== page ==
County survey gauges child-care needs

The county is asking parents, guardians and future parents about their child care needs.

Anecdotal evidence shows that the lack of child care on Whidbey Island was a problem before the COVID-19 pandemic and has only gotten worse, according to Island County Public Health.

In order to get a better picture of the problem, Public Health applied for a $100,000 state Department of Commerce grant to assess the availability of child care and form policy recommendations; the county was one of a handful of counties to be awarded, according to Theresa Sanders, director of Assessment and Healthy Communities.

As part of the effort, the county started an online survey that asks parents, guardians and future parents about their experiences, insights and needs. The survey is at

Sanders pointed out that the availability of child care is a determinant for the health and economic welfare of families — especially for women and children. It’s an issue that was on her radar prior to the pandemic.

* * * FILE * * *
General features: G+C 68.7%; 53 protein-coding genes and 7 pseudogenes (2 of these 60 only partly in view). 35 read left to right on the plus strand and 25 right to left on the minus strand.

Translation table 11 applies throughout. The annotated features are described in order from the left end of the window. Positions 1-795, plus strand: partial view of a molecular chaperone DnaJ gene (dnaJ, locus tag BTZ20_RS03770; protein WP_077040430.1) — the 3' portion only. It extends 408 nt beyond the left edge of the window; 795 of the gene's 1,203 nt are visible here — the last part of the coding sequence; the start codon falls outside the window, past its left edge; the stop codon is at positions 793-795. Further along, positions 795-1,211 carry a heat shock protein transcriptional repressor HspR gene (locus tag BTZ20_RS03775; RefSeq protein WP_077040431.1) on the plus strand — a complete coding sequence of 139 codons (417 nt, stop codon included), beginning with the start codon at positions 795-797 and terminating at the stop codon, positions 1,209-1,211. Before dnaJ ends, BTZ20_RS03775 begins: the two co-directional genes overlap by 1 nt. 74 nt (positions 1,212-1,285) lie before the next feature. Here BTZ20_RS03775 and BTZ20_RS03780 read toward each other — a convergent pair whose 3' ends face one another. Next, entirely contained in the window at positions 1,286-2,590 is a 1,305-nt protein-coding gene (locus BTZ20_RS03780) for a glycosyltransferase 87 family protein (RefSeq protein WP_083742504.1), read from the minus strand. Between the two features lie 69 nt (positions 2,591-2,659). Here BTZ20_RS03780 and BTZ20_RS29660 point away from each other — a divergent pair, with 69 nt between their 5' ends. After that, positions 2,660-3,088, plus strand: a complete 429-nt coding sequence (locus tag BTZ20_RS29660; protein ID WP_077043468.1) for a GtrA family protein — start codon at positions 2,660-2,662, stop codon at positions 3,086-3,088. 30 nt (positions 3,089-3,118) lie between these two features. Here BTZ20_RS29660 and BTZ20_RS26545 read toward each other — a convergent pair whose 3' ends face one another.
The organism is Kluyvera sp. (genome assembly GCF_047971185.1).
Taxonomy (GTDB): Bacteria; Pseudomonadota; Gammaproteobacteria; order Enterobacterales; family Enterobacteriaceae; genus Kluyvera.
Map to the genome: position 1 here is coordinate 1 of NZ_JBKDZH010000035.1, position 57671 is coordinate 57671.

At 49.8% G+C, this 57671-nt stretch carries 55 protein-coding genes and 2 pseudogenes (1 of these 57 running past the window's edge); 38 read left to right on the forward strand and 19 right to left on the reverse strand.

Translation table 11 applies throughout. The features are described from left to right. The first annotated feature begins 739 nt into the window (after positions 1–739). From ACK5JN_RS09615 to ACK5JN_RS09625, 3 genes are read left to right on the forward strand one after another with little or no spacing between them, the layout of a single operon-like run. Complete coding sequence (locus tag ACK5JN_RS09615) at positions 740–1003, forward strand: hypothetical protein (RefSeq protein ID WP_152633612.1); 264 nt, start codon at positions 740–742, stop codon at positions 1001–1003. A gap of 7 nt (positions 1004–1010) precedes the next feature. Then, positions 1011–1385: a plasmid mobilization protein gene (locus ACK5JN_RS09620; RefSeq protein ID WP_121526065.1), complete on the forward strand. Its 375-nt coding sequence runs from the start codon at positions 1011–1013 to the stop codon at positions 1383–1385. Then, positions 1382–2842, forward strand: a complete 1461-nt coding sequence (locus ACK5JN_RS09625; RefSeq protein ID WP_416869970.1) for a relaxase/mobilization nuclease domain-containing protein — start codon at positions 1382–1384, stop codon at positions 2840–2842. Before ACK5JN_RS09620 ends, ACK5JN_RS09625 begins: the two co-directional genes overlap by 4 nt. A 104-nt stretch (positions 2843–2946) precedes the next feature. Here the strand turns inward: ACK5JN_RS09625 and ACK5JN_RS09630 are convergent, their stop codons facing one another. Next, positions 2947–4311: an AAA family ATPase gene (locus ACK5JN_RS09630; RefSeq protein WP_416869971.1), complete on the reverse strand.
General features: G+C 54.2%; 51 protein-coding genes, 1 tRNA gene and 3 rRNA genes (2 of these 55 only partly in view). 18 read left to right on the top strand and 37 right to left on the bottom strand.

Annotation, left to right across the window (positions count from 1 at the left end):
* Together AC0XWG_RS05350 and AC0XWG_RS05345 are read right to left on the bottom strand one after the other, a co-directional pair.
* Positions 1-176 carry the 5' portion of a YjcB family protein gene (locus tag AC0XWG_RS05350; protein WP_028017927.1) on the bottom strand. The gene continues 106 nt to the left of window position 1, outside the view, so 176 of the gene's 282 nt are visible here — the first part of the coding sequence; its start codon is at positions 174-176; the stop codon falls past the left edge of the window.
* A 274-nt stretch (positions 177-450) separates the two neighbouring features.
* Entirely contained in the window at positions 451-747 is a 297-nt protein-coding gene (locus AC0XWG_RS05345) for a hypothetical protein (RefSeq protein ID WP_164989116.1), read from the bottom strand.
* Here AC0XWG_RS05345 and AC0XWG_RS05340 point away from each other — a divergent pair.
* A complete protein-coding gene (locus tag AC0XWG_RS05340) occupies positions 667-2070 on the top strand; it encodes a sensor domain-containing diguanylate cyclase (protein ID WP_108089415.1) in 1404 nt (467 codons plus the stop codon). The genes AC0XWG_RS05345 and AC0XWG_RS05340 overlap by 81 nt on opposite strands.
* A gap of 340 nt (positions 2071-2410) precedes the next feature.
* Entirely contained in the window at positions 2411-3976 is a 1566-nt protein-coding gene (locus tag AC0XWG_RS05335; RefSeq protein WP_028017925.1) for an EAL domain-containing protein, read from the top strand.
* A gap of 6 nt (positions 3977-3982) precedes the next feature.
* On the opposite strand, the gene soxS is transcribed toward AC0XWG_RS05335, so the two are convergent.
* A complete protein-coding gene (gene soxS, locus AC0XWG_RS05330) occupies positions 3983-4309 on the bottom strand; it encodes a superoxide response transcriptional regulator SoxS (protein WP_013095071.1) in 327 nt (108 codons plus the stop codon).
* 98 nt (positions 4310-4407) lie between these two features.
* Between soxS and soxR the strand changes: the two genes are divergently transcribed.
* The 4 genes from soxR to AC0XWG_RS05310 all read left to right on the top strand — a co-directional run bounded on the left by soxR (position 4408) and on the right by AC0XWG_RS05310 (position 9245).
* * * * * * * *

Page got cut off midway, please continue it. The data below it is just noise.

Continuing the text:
“COVID increased the need and reduced the availability of child care,” she said. “It’s a good time to look at it.”

Federal and state agencies, as well as activists, have raised concerns that the scarcity of child care during the pandemic will exacerbate the inequality in salaries and employment opportunities that women face because the responsibility of caring for children largely falls on mothers.

Sanders said initial reports indicate that the greatest child care need in the county is for infant care. The county lost scarce providers for infant care over the last year. Washington is the third most expensive state when it comes to home-based infant child care, according to the resolution on the program.

As a condition of the grant, at the beginning of the year the county created the Child Care Partnership Task Force, which is meant to “develop collaborative, multi-sector partnerships to assess current childcare resources and needs in Island County and explore ways to expand capacity of and access to child care programs, especially for historically marginalized communities and families.”

The task force has both a webpage on the Public Health website and a Facebook page.

The task force will create policy recommendations for a state task force and for county government that promote quality affordable child-care options, Sanders said. The hope, she said, is to have pilot programs later this year.

The county’s role, Sanders said, is “getting everyone together and united in an action plan,” noting that child care is an issue several different agencies and governmental entities in the county are concerned about.

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